So as you’re setting your goals for the year ahead ask yourself if there is a way that you can turn your individual goal into something competitive. Once again, this doesn’t have to be outwardly competitive against the rest of the field in a marathon but it could mean you’re keeping yourself accountable against your previous best time in a run, a pace you’ve set for yourself or it could be more strength focused. Commit to competing in a novice weightlifting, powerlifting or strongman competition. If it’s more overall or general fitness would something like a Crossfit competition suit you, or Spartan Race or Tough Mudder.

If you’re anything like me you’ll find the pressure of impending competition will sharpen your training focus, help you remove any of the obstacles that seem to always otherwise find themselves in your way in normal circumstances and help you to really bring the best out of yourself.

So for me, 2018 holds many more opportunities to compete. I’m currently setting up my calendar to be jam packed, but also as realistic as possible so that my training can be taken seriously.

After all I want to make sure I take every opportunity I can to get myself back into this ridiculous looking onsie…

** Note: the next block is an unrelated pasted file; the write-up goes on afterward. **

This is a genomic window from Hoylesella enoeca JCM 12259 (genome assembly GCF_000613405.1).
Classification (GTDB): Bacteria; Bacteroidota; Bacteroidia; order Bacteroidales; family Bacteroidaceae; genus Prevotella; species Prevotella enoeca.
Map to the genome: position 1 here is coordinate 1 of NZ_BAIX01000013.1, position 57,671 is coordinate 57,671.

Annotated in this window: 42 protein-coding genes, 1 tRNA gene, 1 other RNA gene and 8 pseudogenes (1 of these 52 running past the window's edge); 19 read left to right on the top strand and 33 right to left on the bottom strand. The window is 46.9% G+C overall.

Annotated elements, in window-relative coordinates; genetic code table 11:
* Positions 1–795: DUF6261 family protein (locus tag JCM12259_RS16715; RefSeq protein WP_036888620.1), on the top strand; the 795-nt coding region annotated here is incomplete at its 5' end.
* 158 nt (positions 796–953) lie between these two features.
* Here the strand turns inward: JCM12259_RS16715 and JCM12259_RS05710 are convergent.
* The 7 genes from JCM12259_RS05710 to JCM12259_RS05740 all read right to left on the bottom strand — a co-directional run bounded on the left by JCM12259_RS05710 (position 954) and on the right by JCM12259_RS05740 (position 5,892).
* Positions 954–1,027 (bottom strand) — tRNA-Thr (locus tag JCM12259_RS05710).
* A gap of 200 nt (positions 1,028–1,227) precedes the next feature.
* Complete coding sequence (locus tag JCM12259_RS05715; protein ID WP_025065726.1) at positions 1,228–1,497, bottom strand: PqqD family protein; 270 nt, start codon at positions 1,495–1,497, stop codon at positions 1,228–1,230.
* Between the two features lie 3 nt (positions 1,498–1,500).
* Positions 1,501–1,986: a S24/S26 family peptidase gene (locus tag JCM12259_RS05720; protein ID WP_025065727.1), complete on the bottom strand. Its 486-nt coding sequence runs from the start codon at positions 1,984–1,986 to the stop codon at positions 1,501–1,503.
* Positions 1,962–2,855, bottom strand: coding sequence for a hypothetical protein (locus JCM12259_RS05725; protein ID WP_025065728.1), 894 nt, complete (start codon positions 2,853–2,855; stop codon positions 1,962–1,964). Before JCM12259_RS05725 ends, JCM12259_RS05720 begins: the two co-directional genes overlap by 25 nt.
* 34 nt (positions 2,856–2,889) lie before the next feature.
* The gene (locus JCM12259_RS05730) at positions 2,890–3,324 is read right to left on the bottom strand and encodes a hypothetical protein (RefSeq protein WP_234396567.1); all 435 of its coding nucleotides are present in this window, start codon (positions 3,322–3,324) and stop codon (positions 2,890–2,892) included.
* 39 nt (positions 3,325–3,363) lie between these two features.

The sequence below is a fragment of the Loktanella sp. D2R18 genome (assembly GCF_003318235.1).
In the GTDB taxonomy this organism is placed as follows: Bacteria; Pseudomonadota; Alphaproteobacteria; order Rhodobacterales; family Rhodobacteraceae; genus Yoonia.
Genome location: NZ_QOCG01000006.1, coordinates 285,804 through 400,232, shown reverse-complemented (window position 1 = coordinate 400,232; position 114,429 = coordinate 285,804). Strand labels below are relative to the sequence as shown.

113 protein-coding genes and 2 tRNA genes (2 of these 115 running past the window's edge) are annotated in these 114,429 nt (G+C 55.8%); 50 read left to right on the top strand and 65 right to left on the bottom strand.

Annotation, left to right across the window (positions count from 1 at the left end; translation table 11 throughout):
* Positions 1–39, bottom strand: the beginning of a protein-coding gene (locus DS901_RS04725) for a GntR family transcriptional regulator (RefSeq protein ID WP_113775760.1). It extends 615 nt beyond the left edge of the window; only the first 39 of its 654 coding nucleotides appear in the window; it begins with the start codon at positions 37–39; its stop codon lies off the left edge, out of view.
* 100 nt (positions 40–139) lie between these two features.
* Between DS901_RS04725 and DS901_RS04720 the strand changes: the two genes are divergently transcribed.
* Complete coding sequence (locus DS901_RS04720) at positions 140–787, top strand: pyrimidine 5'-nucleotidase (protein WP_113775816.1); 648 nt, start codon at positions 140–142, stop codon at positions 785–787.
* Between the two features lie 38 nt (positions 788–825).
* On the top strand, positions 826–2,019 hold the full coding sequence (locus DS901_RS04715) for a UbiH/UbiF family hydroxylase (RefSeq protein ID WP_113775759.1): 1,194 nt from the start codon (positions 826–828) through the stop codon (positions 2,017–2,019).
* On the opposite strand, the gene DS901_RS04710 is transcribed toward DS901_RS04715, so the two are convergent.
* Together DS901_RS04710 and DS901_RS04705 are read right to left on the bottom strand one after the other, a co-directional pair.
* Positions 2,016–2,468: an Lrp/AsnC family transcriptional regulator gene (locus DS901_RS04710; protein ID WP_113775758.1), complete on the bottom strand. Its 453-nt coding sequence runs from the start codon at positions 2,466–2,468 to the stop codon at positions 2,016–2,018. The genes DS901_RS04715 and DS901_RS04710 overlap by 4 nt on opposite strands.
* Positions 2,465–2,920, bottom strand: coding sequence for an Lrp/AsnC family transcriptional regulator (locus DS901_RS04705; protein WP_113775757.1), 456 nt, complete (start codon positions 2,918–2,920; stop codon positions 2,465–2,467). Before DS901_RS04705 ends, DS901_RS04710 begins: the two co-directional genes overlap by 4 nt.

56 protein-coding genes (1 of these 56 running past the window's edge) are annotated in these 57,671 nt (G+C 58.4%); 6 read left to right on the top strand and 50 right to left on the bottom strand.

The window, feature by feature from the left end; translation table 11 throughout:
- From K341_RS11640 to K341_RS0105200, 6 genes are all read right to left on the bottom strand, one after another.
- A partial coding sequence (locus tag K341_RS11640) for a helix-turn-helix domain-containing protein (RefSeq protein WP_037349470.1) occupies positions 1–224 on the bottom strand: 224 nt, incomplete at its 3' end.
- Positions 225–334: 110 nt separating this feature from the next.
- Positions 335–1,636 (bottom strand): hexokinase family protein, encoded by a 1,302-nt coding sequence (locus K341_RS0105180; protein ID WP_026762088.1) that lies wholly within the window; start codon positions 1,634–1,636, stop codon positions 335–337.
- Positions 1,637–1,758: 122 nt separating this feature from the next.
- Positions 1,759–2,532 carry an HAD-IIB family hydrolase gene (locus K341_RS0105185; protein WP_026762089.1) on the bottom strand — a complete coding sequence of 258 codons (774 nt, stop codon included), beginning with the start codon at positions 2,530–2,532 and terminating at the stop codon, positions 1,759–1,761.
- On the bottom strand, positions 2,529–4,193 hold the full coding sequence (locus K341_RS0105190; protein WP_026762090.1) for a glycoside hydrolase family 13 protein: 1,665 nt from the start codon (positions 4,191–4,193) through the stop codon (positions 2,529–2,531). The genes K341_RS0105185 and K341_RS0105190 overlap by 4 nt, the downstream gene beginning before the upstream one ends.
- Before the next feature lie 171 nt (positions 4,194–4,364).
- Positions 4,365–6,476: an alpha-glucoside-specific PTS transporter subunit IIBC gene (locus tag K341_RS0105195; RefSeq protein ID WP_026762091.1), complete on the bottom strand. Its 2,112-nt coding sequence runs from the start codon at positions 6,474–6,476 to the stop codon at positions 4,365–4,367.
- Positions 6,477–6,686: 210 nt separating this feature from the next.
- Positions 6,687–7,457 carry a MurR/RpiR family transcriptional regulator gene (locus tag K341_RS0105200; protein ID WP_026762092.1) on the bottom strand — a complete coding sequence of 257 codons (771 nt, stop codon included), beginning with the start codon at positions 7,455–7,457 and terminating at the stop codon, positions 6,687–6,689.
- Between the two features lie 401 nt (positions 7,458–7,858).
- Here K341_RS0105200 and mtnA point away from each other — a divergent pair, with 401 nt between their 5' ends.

[Case Study] – Why I choose RevoPT – Hanna W

“I find that the early morning classes are a great way to start the day.”

If you’re like Hanna and want to kick things off with us here at Revolution Personal Training we’d love to help you to work towards the healthiest version of yourself.

Don’t wait until the new year to kick of your healthier lifestyle.

Start today!

We are open right throughout the festive season and would love to see you down here. 

Are you keen to give training in one of our small Group Training classes a go?

Head along to one of our classes for free to see if what we offer is for you.

You can register for a free class here.

You can view our full class timetable and chose a class that suites you best here.

Or download our App to book classes on the go here:

iPhone or Android.

Just want to jump right into things? You can purchase your two week Unlimited Group Training trial by clicking the link below.

Why I chose RevoPT – Jayne S

“The way the class timetable has been set up enables me to really get the most out of my training and combine strength and cardio training and really get the most out of my time.”

Jayne is a hard working busy mum and we’re glad that we can provide a solution that help her to keep progressing in the right direction with her training.

Are you keen to give training in one of our small Group Training classes a go?

Head along to one of our classes for free to see if what we offer is for you.

You can register for a free class here.

You can view our full class timetable and chose a class that suites you best here.

Or download our App to book classes on the go here:

iPhone or Android.

Just want to jump right into things? You can purchase your two week Unlimited Group Training trial by clicking the link below.